So long lives this, and this gives life to thee.Anaphora and Anadiplosis

That time of year thou mayst in me behold

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That time of year thou mayst in me behold
When yellow leaves, or none, or few, do hang
Upon those boughs which shake against the cold,
Bare ruin'd choirs, where late the sweet birds sang.Metaphor

In me thou see'st the twilight of such day
As after sunset fadeth in the west,
Which by and by black night doth take away,
Death's second self, that seals up all in rest.Metaphor

In me thou see'st the glowing of such fire
That on the ashes of his youth doth lie,
As the death-bed whereon it must expire,
Consum'd with that which it was nourish'd by.Metaphor

This thou perceiv'st, which makes thy love more strong,
To love that well which thou must leave ere long.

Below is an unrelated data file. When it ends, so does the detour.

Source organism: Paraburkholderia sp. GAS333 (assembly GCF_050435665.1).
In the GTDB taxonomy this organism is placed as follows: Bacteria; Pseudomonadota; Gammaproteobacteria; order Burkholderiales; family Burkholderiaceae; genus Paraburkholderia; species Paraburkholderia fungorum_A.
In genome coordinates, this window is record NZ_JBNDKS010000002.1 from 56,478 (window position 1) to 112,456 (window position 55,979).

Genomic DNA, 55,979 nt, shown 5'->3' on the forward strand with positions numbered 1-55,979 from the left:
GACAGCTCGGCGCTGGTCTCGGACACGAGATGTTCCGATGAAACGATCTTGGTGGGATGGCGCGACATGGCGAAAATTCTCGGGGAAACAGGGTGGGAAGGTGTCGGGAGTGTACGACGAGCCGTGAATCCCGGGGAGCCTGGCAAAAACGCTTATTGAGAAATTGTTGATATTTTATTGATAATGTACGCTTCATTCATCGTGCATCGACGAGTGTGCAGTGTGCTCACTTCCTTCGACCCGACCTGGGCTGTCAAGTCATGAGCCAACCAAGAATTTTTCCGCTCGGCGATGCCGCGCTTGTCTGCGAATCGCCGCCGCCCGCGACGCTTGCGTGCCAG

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Connected Notes:
Plagiarizing Himself

In sooth I know not why I am so sad

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Antonio
In sooth I know not why I am so sad.
It wearies me, you say it wearies you.
But how I caught it, found it, or came by it,Epistrophe
What stuff ’tis made of, whereof it is born,
I am to learn.
And such a want-wit sadness makes of meHyperbaton
That I have much ado to know myself.
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Act 1
Scene 1
Line 1

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Connected Notes:
The Sadness of the Merchant

Now is the winter of our discontent

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NowHyperbaton is the winter of our discontentMetaphor
Made glorious summerMetaphor by this son of York,Paronomasia
And all the clouds that louredMetaphor upon our houseMetonymy
In the deep bosom of the ocean MetaphorburiedHyperbaton & Ellipsis.
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I find here that Don Pedro hath bestowed much honor

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Leonato
I find here that Don
Pedro hath bestowed much honor on a young
Florentine called Claudio.
Messenger
Much deserved on his part, and equally